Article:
Director: Akarsh Khurana, Nipun Dharmadhikari
Writers: Gazal Dhaliwal, Aarsh Vora, Sunayana Kumari
Cast: Prajakta Koli, Rohit Saraf, Rannvijay Singh
Streaming on: Netflix
Netflix India’s latest original series Mismatched is based on Sandhya Menon’s YA (Young Adult) romance novel When Dimple Met Rishi. I haven’t read the book, but its title suggests it’s a light, frothy, feel-good teen love story. A promise on which the series adaptation only partly delivers.
17-year-old Dimple (an extremely watchable and endearing Prajakta Koli) has ambitions of designing an app and becoming “the next Bill Gates”. Her focus is her career (you know, typical 17-year-old problems) and we’re constantly reminded that she prefers Java, HTML and machines to people. The only problem is her stereotypically pushy mother who wants nothing more than to have Dimple conform to what ‘good girls’ do – find a suitable boy for marriage (I repeat…she’s 17). Luckily, Dimple gets into a renowned three month app development course in Jaipur which takes place in a fort. (I’m assuming the majority of the 1.4 lakh fees goes towards the fort’s upkeep considering the facilities are pretty basic and their faculty consists of all of one teacher). Little does she know that her meddling mother has already found a potential match for her to meet during the course.
The boy in question is the thoughtful, mild-mannered and almost annoyingly considerate Rishi (the always earnest Rohit Saraf). Rishi is 18 and he’s ready for marriage, so he asks his grandmother to help him find the one (I’m pretty sure I wouldn’t trust 18-year-old me to buy a toaster and this dude is going all in on matrimony and serious life decisions). In an incredibly weird scene in the opening episode, Rishi excitedly sifts through pictures of girls on a matrimonial app with his grandmother. He chances on Dimple’s profile and it’s love at first swipe. He finds out that she’s attending said course and, in a spectacularly stalker-ish move, decides to go fort and conquer by enrolling himself on the same course to get to know his ‘future wife’ (you know, based on that one picture of her he saw that one time).
It’s not exactly the typical rom-com premise we’re used to – he came looking for love, she came looking for… an app to kick start her business empire. But over six half-hour long episodes, romance blossoms, butterflies happen and feelings are felt. And despite his initially creepy antics, the sweetness and simplicity of watching them fall for each other and seeing Dimple come out of her shell and open up to the possibility of people, makes you root for them. Mismatched follows them and the lives of other students on the course. Friendships are formed, attraction simmers, there are popularity contests, unrequited love, hook-ups, break-ups, bullies and much drama.
There’s a distinct comfort in this kind of predictable feel-good romance. But the series isn’t content with that. Instead it tries to be more than it needs to by attempting to be a Sex Education-style meaningful coming-of-age portrait of young adults. It’s clearly inspired by that show, right down to specific characters and tracks which feel far too familiar, such a same-sex romance arc about a girl falling for her friend or an obnoxious character who’s wheelchair-bound. But unlike that show, Mismatched lacks depth and some much-needed humour.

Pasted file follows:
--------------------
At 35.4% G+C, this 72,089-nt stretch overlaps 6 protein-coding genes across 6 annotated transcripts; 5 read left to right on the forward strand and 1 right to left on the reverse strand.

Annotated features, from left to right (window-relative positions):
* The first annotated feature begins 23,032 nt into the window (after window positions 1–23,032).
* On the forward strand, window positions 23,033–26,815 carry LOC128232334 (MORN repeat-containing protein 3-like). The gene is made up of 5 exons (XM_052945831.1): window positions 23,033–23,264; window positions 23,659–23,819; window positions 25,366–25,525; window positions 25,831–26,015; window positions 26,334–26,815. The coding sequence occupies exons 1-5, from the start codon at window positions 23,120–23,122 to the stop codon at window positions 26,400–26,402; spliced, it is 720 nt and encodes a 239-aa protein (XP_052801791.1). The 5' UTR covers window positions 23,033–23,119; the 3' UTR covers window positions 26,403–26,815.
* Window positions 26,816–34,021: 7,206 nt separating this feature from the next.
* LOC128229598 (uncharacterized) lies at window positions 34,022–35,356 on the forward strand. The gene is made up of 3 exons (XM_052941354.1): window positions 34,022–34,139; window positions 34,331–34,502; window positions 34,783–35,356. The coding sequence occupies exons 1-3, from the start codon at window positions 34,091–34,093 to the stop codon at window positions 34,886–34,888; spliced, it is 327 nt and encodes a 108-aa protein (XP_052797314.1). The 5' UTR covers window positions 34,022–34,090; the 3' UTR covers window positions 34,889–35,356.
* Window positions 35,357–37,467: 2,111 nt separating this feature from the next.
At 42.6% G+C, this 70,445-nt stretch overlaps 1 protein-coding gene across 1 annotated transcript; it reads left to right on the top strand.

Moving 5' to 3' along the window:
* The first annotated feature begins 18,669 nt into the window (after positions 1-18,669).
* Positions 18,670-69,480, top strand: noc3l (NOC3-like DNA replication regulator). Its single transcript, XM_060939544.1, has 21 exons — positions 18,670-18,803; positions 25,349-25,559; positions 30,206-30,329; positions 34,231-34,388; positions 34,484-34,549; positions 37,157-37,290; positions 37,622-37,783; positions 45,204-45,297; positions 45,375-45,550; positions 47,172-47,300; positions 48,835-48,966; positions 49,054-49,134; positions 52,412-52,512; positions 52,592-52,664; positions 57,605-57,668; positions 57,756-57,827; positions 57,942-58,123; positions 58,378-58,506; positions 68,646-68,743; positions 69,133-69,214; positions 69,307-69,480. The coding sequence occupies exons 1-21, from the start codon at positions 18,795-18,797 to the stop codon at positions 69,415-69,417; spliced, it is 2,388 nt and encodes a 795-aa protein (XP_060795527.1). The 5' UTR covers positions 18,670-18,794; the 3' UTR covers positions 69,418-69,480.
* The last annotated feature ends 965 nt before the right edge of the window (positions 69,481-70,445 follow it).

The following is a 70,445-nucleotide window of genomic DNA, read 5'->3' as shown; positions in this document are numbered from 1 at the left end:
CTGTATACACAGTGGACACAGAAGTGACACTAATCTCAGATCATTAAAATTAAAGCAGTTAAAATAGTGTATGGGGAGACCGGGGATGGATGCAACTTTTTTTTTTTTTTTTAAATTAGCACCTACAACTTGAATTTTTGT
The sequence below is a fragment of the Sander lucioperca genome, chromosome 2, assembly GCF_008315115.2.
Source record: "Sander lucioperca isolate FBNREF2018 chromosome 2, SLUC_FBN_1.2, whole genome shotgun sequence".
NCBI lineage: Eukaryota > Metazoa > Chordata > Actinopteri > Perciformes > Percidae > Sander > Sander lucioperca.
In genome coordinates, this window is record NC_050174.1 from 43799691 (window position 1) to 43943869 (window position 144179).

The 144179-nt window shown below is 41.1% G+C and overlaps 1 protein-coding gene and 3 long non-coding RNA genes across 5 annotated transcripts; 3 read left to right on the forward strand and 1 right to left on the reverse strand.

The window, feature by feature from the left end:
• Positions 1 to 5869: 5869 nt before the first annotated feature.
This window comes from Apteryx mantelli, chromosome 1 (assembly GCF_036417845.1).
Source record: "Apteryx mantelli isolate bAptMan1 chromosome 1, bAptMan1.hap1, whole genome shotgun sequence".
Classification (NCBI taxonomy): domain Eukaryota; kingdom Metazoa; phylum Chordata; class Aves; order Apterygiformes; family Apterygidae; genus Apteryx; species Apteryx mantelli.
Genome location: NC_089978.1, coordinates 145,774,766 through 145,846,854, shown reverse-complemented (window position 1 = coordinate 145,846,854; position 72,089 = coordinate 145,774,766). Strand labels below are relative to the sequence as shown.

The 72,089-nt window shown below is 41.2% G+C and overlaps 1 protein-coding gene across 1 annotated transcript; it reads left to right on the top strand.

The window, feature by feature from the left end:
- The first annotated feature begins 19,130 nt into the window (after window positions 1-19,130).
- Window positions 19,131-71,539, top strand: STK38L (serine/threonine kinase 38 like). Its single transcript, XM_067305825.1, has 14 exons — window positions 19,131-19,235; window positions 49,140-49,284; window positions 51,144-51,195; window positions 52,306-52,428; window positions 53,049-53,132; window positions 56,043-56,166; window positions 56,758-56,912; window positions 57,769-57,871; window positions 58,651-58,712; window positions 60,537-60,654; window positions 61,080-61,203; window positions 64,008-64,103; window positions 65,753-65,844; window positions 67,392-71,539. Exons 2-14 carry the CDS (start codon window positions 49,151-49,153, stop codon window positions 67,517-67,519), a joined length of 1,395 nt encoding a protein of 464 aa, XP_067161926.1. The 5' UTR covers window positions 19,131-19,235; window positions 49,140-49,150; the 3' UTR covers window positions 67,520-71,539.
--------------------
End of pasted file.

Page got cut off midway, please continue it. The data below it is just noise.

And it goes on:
Mismatched also constantly had my ’adults trying to make a show about teenagers’ senses tingling. It feels like a distinctly outsider’s perspective, unlike the young adult shows from Dice Media (Operation MBBS, Firsts) or TVF (Hostel Daze, Kota Factory) which, even when they don’t work, never feel inorganic. There’s a sweetness and innocence in the DNA of those shows that’s missing in the writing here, from Gazal Dhaliwal, Aarsh Vora and Sunayana Kumari.
The developing-apps-in-a-fort course is taught by Sid Sir (a well-cast Rannvijay Singh) who’s the deceptively laid back ‘I’m too cool to care but deep down I really care’ teacher (think Woody Harrelson’s in The Edge of Seventeen). As for the fellow students, they feel more like ideas than people. There are gamers and geeks and social media influencers, rich snobs, gym bros and NRIs, most of whom occupy a space that’s one notch higher than stereotype but lower than lived-in characters. But there are some gems amongst the crowd. As Dimple’s colourful, zany roommate Celina, Muskkaan Jaferi is a joy to watch, as is Vidya Malvade as Zeenat, the 41-year-old student amongst the kids who’s trying to build a new life. Though, after a point, the show doesn’t do much to explore her background and what her story is.
As the series unfolds we watch the students develop their app ideas with the winning team set to get a dream internship. But instead of staying the course (pun intended) and crowning a winning app, the show pivots to make the finale about a weird gaming showdown and popularity contest aimed at having Dimple put a bully in his place. It’s an ‘explosive’ finale which breaks the show’s appeal of predictable comforts by opting for unnecessary dramatic twists and a random cliff hanger it doesn’t earn. presumably to set up a season 2, the idea of which doesn’t excite.
When it works, Mismatched proves to be a sweet, breezy, light watch but one that would’ve benefited a great deal from keeping it simple. There’s an app metaphor in here somewhere. Something about one that’s fun to use but weighed down by a whole bunch of fancy functionality which is pointless and takes up a lot of space. I’ll leave it for greater minds to find.